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Wednesday, 08 November 2006 00:00

Ray or the worm – the worm or Ray?

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Once again,science and scientists go head to head with the forces of nature to see who can best predict the coming winter in the North Carolina mountains.

 

In this corner we have weather prognosticator extraordinaire Dr. Ray Russell. While Dr. Ray isn’t a meteorologist, he is a scientist — at least an associate professor in Appalachian State University’s computer science department.

And there is no doubting Dr. Ray’s nerve and mettle as this is the seventh year he has faced off with Western North Carolina’s most renowned weather forecaster: the woolly worm.

I heard those gasps out there. It’s scary to think of a mere human up against the Mothra of mountain weather predictors. Will Dr. Ray be chewed up and turned to caterpillar fras?

Well, actually according to Dr. Ray’s Web site, raysweather.com, our intrepid expert has done pretty well against the woolly one since the contest began back in 2000. “RaysWeather.Com, Inc., has been going head to head with the woolly worm since 2000. We have had one disaster year (2001-2002, the year it couldn’t snow), two only fair years (the last two years), two good forecast years (2000-2001 and 2002-2003) and one excellent year (2003-2004). That’s not stellar, but it’s better than most.”

Dr. Ray bases his forecast on scientific principles such as a predicted weak El Nino this year. According to his website, “... weak El Nino winters produce 29 percent more snow than the average winter in the High Countr y...” And to be sure we know that his prediction is scientific he even throws in a negative “NAO.”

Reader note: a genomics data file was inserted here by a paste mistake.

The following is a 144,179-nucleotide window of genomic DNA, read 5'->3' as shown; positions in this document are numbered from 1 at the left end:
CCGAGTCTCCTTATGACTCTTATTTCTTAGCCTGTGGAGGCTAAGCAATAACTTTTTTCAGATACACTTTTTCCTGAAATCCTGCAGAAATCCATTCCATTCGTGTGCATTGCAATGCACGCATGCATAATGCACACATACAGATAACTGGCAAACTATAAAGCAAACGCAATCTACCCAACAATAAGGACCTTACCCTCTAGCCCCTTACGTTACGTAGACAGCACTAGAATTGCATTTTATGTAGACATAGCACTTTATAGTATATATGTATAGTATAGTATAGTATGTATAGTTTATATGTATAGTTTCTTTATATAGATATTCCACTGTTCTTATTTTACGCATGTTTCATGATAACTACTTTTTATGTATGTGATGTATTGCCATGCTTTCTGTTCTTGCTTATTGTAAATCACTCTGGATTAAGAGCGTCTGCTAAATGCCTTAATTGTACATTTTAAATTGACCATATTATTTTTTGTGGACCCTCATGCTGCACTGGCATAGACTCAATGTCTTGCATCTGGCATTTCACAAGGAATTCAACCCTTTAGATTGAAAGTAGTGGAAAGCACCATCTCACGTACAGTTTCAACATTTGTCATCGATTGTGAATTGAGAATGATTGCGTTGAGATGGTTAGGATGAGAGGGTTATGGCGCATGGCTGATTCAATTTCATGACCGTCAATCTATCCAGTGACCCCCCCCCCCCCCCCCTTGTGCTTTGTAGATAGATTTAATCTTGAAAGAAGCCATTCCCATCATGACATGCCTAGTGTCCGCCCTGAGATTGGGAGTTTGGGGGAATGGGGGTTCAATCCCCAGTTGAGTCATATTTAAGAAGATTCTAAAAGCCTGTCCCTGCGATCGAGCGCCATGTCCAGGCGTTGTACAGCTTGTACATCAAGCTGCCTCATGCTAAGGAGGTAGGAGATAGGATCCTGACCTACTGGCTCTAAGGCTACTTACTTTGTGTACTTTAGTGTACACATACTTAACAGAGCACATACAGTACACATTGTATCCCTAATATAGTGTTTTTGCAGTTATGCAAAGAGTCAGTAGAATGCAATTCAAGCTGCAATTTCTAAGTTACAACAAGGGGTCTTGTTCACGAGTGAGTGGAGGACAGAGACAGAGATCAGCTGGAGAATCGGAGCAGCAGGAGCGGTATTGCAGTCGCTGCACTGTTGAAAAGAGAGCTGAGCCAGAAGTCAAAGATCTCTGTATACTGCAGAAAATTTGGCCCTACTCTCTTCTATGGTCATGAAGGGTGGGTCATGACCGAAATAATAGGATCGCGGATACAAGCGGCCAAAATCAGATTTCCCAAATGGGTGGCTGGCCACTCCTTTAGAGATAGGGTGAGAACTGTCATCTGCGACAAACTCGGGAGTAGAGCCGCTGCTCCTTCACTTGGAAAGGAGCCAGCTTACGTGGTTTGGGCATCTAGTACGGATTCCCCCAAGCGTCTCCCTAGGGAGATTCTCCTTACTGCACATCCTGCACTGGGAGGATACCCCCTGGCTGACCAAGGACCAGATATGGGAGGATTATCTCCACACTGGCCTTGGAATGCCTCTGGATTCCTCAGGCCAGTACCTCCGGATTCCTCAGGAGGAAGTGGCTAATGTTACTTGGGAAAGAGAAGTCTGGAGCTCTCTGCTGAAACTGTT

It turns out a NAO is a North Atlantic Oscillation. Dr. Ray seems to be betting on a negative NAO this winter — “A persistent negative NAO is possible. When the storms reach the Southeast, do they strengthen and form Nor’easters in response to a big trough carved into the Eastern U.S. (often snow for us)? Do they cut across the Ohio Valley putting us on the warm side of the storm (rain)? Or do they move along the Gulf Coast States and then peacefully out to sea?

Often the answer to this question is found in the North Atlantic Oscillation (NAO). The NAO tends to be much more variable than the El Niño Southern Oscillation (ENSO) — a risky thing to predict. However, a negative NAO especially late in the winter tends to produce blocking over the North Atlantic resulting in big troughs in the Southeastern U.S. — thus the Nor’easter variety storm.”

For its part the woolly worm relies completely on, well, worm stuff to predict the weather. This year’s woolly worm king, recently crowned at the annual Woolly Worm Festival in Banner Elk, is the gratefully not dead Jerry Garcia, handled by Katie Berry of Boone.

Jerry’s official forecast is...

Week 1 – cold and snowy

Week 2 – cold and light snow

Week 3 – cold and snowy

Week 4 – cold and snowy

Weeks 5-11 – seasonably cool, no snow

Weeks 12-13 – cold and light snow

Dr. Ray’s forecast is...

Week 1 – cold and snowy

Week 2 – normal temps, light snow

Week 3 – mild, no snow

Week 4 – cold and snowy

Week 5 – normal temps, light snow

Week 6 – cold and snowy

Week 7 – mild, no snow

Weeks 8-9 – cold and snowy

Week 10 – normal temps, light snow

Weeks 11-12 – cold and snowy

Week 13 – mild, no snow

Well the line is drawn in the snow. It’s worm against man. Predictions begin Dec. 21 and run through the 12 weeks of winter. Who’s better at predicting weather: science or a woolly invertebrate? Only time will tell.

(Don Hendershot can be reached at This email address is being protected from spambots. You need JavaScript enabled to view it. .)

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